It will impact most the airlines that only have the MAX in their fleet or the majority of their fleet which hopefully is just a handful of airlines.  I feel if it is an AW issue Boeing should compensate those airlines, or provide them with an alternative lease if their MAX's are not owned outright.  Seeing an airline go out of business, especially in the smaller markets, impacts people's lives, everyone from the guest to the airline and as you point out, hospitality staff too in their destinations.

John

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Sloppymusic, if you just clicked on the link posted above by les parson, you can actually read the actual ad to the manuals that includes the trim runaway procedure which is to be performed. It answers many of the questions you posed.

The mcas is standard to all max aircraft as it was developed to correct a flight deficiency of max aircraft. And the ad applies to all max aircraft with no qualifiers. So it is most certainly not optional and part of the factory installed flight programming. And as such it is also most certainly not installed in other models since it was developed to correct a deficiency specific to max aircraft.

Boeing’s position was that the mcas was not detailed to the pilots since a malfunction would have manifested as a runaway trim situation. And there is already a runaway trim procedure in the qrh. They are right to an extent.  When a runaway trim occurs, why it is happening is nowhere near as important as stopping the runaway trim. On all these planes, there are flight control functions that make inputs to the trim automatically. Any of which can malfunction and give you an unwanted trim actuation. For any of them, the first and foremost thing to do is to stop the trim immediately. The faster you recognize the runaway trim, the faster you stop it and the less you will have to fight the controls. If these crews had performed the trim runaway procedure properly, they will likely still be alive.

However, for them to design an antistall system, or any system designed to push the nose down, without some kind of redundancy in inputs, automatic cutout, or fault detection, is most definitely wrong, to a large extent. Because a runaway trim situation is one of the more difficult ones to handle, and you really don’t want that to be the first outcome of a system’s malfunction.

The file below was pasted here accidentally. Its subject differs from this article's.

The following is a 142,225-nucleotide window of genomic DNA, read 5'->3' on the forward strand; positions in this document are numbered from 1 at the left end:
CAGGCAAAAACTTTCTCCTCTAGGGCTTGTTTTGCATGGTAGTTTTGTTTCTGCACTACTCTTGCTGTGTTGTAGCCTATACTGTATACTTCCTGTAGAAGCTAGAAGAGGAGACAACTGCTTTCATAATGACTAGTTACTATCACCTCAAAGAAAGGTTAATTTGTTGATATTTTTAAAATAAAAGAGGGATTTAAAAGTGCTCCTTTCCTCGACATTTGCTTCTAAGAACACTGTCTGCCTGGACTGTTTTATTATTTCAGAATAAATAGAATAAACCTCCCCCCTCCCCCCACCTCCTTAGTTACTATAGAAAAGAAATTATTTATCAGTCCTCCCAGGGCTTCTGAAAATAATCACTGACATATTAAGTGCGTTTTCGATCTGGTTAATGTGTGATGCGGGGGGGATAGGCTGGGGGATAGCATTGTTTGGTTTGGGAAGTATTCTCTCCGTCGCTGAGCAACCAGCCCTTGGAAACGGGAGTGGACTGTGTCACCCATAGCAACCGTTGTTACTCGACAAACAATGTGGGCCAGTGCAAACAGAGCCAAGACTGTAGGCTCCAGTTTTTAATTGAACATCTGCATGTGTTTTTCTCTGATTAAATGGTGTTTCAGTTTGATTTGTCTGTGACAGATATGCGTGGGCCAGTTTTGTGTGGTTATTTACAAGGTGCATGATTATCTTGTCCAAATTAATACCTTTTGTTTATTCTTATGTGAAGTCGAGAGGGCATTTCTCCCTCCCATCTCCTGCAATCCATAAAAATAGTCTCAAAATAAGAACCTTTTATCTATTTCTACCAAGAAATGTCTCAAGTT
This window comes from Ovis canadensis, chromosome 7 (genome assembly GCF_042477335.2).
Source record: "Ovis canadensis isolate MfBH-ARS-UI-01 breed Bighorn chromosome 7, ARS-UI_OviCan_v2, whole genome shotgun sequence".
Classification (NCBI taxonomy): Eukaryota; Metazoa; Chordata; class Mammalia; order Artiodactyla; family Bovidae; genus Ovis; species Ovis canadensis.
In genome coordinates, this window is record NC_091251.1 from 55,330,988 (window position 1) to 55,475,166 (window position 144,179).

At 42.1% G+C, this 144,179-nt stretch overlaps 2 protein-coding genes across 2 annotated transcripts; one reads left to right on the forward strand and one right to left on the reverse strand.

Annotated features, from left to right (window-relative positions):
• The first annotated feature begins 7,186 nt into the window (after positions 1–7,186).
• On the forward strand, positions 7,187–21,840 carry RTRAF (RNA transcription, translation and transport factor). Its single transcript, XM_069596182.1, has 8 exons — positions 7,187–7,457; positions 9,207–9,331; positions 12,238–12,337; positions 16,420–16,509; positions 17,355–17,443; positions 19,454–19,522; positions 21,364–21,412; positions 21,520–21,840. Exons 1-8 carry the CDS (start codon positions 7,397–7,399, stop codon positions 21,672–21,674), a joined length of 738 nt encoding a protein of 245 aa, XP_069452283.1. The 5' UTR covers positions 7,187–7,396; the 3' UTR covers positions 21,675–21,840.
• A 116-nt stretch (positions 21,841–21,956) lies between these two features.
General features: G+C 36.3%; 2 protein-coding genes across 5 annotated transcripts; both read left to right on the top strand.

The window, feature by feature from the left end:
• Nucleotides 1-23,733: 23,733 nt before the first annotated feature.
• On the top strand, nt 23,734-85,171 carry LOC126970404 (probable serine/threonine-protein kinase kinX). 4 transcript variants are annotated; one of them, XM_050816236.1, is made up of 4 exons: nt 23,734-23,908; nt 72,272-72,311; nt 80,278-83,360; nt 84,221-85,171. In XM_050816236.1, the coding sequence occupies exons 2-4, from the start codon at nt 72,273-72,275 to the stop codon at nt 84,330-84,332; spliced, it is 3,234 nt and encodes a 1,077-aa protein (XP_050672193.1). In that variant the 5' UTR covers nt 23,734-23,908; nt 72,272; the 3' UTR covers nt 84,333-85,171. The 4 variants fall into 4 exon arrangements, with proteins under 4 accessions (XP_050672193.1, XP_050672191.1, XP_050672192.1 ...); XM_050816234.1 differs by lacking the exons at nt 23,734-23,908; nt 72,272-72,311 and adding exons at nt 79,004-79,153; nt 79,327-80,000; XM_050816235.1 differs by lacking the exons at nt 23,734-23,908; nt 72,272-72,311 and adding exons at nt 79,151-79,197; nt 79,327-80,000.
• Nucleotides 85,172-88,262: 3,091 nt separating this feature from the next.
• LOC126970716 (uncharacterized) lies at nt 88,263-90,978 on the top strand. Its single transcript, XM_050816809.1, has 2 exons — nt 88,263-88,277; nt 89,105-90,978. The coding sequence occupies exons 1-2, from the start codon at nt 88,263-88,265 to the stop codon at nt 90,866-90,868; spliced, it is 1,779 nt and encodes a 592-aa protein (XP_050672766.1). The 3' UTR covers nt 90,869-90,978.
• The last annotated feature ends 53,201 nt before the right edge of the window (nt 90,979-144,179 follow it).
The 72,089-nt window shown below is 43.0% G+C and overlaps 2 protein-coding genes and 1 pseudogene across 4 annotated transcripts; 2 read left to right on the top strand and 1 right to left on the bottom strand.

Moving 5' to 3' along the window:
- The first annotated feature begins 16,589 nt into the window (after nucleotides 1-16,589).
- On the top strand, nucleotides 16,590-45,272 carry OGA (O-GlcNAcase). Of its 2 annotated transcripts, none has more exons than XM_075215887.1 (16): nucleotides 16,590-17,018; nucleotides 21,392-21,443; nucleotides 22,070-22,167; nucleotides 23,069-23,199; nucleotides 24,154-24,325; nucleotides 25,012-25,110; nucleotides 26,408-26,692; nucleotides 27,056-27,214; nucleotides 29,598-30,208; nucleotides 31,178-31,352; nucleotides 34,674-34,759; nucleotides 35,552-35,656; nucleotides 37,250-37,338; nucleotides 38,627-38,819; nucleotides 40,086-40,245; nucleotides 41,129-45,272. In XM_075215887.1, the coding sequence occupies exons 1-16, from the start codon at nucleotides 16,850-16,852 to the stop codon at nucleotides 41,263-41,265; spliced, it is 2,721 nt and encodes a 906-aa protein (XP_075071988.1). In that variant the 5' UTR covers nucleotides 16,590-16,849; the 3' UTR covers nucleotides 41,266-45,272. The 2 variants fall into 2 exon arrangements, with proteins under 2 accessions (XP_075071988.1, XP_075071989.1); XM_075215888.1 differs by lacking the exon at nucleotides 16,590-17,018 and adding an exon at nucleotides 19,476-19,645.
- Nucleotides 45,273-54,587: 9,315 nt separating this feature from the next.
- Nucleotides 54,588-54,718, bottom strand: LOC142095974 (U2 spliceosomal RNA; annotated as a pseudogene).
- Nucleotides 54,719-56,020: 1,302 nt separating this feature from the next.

Edited by KevinAu
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Interesting comments here.  Was there any information given about the hours (total time) of the pilots?


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1 hour ago, ryanbatcund said:

Interesting comments here.  Was there any information given about the hours (total time) of the pilots?

further up the topic it said 200 hours for the f/o.

if youre from my neck of the woods and have had the delights of 22 year old CTC / Oxford Aviation instagram cadets you'd know what I was on about 


 
 
 
 
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4 hours ago, ryanbatcund said:

Interesting comments here.  Was there any information given about the hours (total time) of the pilots?

According to wikipedia the pilot of Ethiopian flight 302 was flying with the airline for ten years and had logged a total of 8,231 flight hours. The first officer was a recent graduate with 200 flight hours logged.

https://en.wikipedia.org/wiki/Ethiopian_Airlines_Flight_302#cite_note-re20190310-25

Edited by wolke85

Enjoy flying and happy landings.

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16 hours ago, AviatorMan said:

They are spending nearly $15m per year on lobbying the US government. It must be doing something for them.

Sure. And it`s as lawful as Patrick Shanahan who spent 30 years at Boeing being the Acting Secretary of Defense. And/or that former Ambassador to the United Nations Nikki Haley is to be appointed on Boeing's Board at the upcoming shareholder meeting at the end of April. Boeing has been flying politicians to Washington for decades. 

There is no there there. 

 

 

 

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16 hours ago, KevinAu said:

If these crews had performed the trim runaway procedure properly, they will likely still be alive.

While your theory certainly makes sense any may perhaps even play a huge role in this accident, there is still nothing known about whether this one was caused by a runaway trim too, whatever that may have been caused by. While the MCAS is rightfully under intense scrutiny and subject to improvement, the incidents reported about sudden automatic nose down inputs with the autopilot on suggests there is more than just the MCAS causing problems. FDR data, we're waiting for you...